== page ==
Getty Images/Michael Bezjian/Neil Mockford/Daniel Zuchnik
When I think back on my first Coachella experience, I’d like to say I picture The Black Keys’ epic set as the sun melted like a lozenge over the dusty fields of Indio or hear Thom Yorke’s quivering voice wafting over thousands of swaying bodies from the main stage. Instead, the most tangible thing I remember from Coachella 2012 is… sweating. A lot. Also, being covered in dirt.
That year, my friends and I decided that we would make use of Coachella’s “camping” option, which is really just a sprawling, dust-filled parking lot where loads of unspeakable things happen under haphazardly raised tarps and the cover of night. At the time, this felt like the only logical choice. Why spend time looking for housing when we could set up a mobile home mere minutes from the festival? The older (read: boring) crowd could have their air-conditioned hotel rooms and spacious Airbnbs; for us, strolling over to the festival grounds directly from our campsite felt like the ultimate luxury.
Growing up in Seattle, I consider myself a fairly well-versed camper—I can set up a tent (if forced) and don’t think I’m too good for an outdoor shower (or lack of one). But if camping in Washington State was akin to the part in The Lord of the Rings when Frodo and the hobbits journey through the lush, elvish forest Lothlórien, camping at Coachella was like Frodo’s final moments in the fiery heart of Mount Doom: smoky and dust-filled with an unnerving feeling that you’re perilously close to the precipice of hell. That and the fact that our “campsite” happened to be the one closest to a long line of Porta Potties… You can imagine what delicate scents my nose experienced during that weekend. Each night, I went to sleep, shivering as the desert temps dipped below 60; each morning, I woke up drenched in sweat, rising from the heat like a Pillsbury biscuit that had seen better days.
But if all this sounds like I’m complaining, I’m not—quite the opposite. In fact, I’ve gone to Coachella every single year since that first time just as eager and shiny-eyed as I was in 2012. Why? Simple: that feeling. It’s the all-encompassing one you experience the second you step foot into the festival grounds—a freeness that swells in you and instantly overshadows everything else. The giddiness starts as you walk up to the main gate, rising with each step you take closer to the squawking security guards patting down festival-goers for illicit substances.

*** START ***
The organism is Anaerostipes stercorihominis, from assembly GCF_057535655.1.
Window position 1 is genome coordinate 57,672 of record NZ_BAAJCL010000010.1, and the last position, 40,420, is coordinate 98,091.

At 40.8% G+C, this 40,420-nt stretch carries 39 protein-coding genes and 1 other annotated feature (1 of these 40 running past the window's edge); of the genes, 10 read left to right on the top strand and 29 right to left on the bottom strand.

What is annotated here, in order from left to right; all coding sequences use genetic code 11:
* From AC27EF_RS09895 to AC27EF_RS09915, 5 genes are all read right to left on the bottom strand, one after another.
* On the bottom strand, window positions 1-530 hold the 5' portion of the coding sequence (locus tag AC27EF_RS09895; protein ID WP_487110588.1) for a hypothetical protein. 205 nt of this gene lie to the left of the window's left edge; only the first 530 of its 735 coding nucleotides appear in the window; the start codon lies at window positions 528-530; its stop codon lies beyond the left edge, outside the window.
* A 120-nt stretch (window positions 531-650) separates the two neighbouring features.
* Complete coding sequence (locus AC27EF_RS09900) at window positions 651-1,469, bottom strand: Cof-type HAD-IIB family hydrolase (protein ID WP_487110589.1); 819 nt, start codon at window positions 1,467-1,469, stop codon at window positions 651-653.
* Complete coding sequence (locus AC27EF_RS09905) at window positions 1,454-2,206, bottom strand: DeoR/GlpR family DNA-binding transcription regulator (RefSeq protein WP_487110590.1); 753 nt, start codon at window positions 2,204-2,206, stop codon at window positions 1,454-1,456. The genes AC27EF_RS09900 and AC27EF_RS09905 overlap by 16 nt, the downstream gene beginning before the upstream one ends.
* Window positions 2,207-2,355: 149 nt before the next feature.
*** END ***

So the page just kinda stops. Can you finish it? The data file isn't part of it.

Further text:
It grows, even as you witness a man in a bro tank getting thrown out for hiding MDMA in his underwear, and it blossoms ever still as a lithe woman in a bikini top marches over to the trash can closest to you, bends over, and promptly vomits. Still, the bounce in your step remains and grows into a skip, a hop, and then a jump until you’re in—finally!—and literally frolicking in a field and shrieking with joy because, like the Israelites post-Moses, you’ve made it inside the Promised Land (though you had only walked for a very dust-filled 20 minutes and not 40 years).
Once you’re inside sacred festival grounds, societal rules fly out the window. Within the invisible line that separates the dull reality of tedious adult responsibilities exists a Technicolor utopia where glitter-flecked people are friendly and forthcoming and are united by a common love of both the mainstream (i.e., music, comedy, art, and food) and also more obscure (see: the Kanamara Matsuri festival in Japan, a celebration of all things phallic—yes, really!). Since their start, festivals have been a place of self-expression and openness—but isn’t it ironic that it’s only within the confines of a set space that people can feel the freest?
In April, we’re exploring (and celebrating) this feeling as it pertains to beauty and self-expression with our theme, Freestyle Beauty. We’ll be deep-diving into the history of festival beauty and its cultural implications from Woodstock to Coachella (as well as examining the whole cultural appropriation issue). Beyond festivals, we’re investigating the idea of Freestyle Beauty in relation to our current beauty landscape—a world that seems to grow more trend-agnostic by the day. Does anyone care about trends anymore? Or is everything just inspiration that’s open up to interpretation?
For our April Beauty Test, we’re shooting someone who epitomizes the idea of Freestyle Beauty: DJ and model Marley Parker, whose Instagram feed serves up all the beauty inspiration you’ll need for your Friday night plans and beyond. And lastly, keep an eye out for interviews with some of our favorite musicians, who freestyle not only with their lyrics but with their personas and how they present themselves to the world. Whether or not you plan on attending any sort of festival—music, phallic, or anything in between—we hope you’ll find joy in our celebration of the whimsical, freestyling side of beauty that delights and defies the rules.
And in case you’re wondering, I am attending Coachella again this year, although I’m not camping. Some things are better left to be experienced once then tucked away and remembered fondly—tents, dust, and all.
— Faith Xue, editorial director